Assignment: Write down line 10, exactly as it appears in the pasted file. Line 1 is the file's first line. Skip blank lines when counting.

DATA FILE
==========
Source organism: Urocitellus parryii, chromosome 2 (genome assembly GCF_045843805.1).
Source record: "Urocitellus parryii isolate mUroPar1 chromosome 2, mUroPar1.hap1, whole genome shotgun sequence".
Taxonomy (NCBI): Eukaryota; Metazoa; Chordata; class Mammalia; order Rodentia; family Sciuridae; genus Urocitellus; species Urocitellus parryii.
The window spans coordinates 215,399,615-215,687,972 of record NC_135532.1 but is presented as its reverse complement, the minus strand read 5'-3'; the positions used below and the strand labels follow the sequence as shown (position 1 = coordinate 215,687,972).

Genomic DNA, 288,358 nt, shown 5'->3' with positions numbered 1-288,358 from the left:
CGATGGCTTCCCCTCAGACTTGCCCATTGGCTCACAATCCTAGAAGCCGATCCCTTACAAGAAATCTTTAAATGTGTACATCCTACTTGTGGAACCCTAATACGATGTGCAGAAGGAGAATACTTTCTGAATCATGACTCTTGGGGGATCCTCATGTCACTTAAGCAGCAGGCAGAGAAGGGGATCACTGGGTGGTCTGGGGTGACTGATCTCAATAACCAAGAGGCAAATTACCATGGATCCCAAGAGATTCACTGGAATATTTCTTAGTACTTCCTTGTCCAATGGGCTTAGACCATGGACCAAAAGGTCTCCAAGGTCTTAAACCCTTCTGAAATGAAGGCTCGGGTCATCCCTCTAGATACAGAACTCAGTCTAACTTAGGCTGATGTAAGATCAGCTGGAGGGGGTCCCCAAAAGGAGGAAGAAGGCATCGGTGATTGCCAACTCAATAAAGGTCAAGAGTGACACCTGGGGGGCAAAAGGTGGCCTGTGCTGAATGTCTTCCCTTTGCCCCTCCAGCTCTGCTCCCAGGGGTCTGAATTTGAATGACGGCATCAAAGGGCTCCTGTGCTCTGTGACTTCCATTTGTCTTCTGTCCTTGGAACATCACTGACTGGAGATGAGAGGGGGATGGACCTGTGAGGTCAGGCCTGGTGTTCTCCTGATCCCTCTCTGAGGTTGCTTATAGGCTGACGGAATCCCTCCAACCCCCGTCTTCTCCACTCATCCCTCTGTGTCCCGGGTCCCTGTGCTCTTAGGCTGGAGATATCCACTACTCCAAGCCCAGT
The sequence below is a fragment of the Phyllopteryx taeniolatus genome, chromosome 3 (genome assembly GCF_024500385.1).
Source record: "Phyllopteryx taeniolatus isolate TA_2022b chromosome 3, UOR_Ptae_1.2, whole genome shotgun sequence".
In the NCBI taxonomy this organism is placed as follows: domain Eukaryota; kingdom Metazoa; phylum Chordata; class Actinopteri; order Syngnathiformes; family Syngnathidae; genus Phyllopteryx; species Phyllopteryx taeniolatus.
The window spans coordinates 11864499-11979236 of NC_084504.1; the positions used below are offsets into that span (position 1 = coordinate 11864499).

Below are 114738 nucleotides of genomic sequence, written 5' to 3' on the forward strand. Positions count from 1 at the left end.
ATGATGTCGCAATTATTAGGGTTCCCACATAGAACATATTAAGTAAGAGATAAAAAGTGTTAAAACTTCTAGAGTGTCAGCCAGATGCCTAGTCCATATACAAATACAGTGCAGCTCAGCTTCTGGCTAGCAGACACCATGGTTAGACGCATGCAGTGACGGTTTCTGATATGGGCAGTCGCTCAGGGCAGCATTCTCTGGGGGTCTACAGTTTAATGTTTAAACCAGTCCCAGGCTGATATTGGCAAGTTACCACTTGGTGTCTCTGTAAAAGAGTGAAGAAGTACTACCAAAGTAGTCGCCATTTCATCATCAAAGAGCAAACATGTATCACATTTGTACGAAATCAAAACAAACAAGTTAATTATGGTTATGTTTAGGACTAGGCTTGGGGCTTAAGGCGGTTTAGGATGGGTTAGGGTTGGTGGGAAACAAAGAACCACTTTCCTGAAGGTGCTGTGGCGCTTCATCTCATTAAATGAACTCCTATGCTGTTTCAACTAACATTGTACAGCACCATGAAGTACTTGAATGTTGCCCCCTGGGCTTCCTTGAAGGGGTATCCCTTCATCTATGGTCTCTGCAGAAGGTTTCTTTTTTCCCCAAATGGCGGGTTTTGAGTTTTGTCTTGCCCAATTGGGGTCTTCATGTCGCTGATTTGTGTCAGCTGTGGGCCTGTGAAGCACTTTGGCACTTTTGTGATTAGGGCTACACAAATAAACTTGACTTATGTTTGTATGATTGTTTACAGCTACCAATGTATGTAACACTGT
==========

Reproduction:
The window spans coordinates 11864499-11979236 of NC_084504.1; the positions used below are offsets into that span (position 1 = coordinate 11864499).